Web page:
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Tesco fined £8m for polluting River with petrol

Photo: MEN Syndication

Tesco has been fined a massive £8m after admitting polluting the River Irwell with thousands of litres of petrol.

The incident, which occurred in July 2014, saw a major leak from a filling tank at a store in Haslingden.

Credit: MEN Syndication

More than 40 dead fish, including brown trout, were found within 1.5 miles of where the pollution entered the water and anglers reported dead fish in Bury, more than six miles downstream.

It sparked a huge clean-up operation involving the Environment Agency, Lancashire County Council, United Utilities, Lancashire Fire and Rescue Service and Lancashire Police.

Credit: MEN Syndication

Residents were also forced to leave their homes due to petrol odours coming from the sewer network.

An Environment Agency investigation found that the incident resulted from Tesco’s failure to address problems with part of the fuel delivery system and an inadequate alarm system.

It was also compounded by poor emergency procedures.

On Thursday at Preston Crown Court the supermarket giant was fined a total of £8m - £5m for a health and safety offence and £3m for an environmental offence.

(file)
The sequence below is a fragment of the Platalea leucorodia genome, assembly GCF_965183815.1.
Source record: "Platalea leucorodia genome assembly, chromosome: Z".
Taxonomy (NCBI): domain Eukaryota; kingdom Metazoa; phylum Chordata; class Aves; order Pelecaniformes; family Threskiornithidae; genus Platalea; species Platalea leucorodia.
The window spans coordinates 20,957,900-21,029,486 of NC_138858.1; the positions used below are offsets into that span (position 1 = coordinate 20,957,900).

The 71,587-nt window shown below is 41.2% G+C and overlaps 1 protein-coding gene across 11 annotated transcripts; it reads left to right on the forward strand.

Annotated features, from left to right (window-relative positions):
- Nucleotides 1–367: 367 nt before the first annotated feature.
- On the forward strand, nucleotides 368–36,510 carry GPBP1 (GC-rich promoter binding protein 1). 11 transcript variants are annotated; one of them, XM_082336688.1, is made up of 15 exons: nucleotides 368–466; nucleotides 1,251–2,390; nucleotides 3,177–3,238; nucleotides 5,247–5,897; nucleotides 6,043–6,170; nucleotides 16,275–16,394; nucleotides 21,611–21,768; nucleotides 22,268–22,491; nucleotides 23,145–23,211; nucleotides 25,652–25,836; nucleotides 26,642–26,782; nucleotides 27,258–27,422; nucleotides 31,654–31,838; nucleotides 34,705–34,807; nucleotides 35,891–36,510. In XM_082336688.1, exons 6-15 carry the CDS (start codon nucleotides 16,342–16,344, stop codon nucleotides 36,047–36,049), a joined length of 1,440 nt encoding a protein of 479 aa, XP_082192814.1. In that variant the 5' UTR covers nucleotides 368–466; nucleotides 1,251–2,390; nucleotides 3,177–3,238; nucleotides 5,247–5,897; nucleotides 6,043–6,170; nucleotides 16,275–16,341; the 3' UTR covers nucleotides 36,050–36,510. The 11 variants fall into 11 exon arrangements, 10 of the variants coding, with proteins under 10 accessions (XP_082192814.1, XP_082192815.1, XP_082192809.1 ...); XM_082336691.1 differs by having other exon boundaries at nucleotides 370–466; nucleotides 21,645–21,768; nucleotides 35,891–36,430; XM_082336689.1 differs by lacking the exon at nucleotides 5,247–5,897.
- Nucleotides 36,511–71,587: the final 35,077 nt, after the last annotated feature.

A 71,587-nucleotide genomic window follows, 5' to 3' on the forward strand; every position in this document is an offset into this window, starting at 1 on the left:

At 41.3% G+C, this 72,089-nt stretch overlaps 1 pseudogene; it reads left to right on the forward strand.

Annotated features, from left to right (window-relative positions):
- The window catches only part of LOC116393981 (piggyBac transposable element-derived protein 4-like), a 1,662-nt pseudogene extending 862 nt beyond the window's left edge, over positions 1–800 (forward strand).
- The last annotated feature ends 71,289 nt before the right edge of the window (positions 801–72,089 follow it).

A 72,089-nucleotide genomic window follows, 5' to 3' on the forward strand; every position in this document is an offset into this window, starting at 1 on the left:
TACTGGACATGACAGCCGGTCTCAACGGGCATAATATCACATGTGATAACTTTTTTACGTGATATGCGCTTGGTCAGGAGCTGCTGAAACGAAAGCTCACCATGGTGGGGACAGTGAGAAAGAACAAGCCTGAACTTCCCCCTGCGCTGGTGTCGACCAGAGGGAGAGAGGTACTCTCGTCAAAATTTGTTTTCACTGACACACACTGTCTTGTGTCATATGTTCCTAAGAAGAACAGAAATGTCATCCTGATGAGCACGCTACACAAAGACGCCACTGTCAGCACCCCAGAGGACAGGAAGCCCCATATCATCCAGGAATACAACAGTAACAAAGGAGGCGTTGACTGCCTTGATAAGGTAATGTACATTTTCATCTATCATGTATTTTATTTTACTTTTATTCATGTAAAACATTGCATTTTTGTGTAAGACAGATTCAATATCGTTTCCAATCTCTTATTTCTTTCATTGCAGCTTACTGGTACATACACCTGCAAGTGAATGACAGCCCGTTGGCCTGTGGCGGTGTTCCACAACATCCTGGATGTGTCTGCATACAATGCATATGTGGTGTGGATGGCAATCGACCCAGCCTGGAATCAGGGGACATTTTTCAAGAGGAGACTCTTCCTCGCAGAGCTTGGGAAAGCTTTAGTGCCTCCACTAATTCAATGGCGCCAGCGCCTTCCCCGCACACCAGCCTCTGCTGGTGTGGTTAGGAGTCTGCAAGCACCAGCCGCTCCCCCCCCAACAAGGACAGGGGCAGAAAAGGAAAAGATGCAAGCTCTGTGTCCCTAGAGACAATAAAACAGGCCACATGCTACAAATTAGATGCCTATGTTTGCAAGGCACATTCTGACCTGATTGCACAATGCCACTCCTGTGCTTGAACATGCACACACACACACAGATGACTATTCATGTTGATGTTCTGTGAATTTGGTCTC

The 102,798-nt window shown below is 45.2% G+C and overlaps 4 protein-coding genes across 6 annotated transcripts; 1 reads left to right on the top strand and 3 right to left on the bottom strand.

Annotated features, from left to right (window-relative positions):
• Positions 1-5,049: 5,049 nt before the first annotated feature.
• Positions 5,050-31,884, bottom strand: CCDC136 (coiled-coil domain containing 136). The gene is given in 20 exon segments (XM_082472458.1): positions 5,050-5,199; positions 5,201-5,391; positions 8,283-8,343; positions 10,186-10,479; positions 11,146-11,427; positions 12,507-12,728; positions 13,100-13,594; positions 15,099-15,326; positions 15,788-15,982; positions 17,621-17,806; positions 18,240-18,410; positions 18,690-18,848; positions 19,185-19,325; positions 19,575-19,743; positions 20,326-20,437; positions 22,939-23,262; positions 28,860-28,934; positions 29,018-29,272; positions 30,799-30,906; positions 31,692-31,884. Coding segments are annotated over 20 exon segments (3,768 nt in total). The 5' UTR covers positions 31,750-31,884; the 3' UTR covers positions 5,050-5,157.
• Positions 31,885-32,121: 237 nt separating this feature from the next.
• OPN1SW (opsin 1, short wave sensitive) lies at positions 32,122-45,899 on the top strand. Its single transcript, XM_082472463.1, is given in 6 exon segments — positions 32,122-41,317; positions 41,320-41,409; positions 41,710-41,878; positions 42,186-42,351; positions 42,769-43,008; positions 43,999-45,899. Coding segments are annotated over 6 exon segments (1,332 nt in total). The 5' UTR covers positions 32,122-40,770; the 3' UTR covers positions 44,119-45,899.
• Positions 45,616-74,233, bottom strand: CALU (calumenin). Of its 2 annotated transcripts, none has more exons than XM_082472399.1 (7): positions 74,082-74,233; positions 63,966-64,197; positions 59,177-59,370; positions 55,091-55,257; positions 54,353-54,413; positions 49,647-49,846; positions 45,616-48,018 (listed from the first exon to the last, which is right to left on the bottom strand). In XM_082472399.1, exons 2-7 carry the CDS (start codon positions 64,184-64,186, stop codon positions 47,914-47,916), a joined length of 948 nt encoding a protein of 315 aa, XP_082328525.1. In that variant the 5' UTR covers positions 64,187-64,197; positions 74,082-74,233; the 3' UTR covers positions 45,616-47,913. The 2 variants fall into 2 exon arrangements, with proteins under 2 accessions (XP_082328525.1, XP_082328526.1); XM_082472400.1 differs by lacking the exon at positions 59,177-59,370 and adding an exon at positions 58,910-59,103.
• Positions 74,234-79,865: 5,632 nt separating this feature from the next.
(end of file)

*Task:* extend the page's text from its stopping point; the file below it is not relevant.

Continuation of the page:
Tesco earlier pleaded guilty to the offences.

The court heard about 23,500 litres of unleaded petrol leaked from the tank over a 29 hour period. Around 7,000 litres was later recovered at the site and the remainder escaped into the sewer system and watercourse.

Mark Easedale, from the Environment Agency, said:

This pollution incident had a dramatically negative impact on the local community and the environment with Langwood Brook and the River Irwell severely affected.

A week after the pollution incident an investigation by Environment Agency officers found fish populations in the River Irwell immediately downstream of Langwood Brook were around 90 per cent lower than those found upstream.

The sentencing today sends out a clear message to anyone whose recklessness causes serious pollution to the environment – we will be relentless in our investigations and take action wherever needed.

– Mark Easedale

County Councillor Albert Atkinson, deputy leader of Lancashire County Council, which carried out the investigation with the EA, added:

The fact that the leak was allowed to continue for more than 24 hours undoubtedly contributed to a risk of harm to people living and working nearby, as well as emergency services and other professionals attending the incident.

– County Councillor Albert Atkinson
  • Tesco have been approached for comment.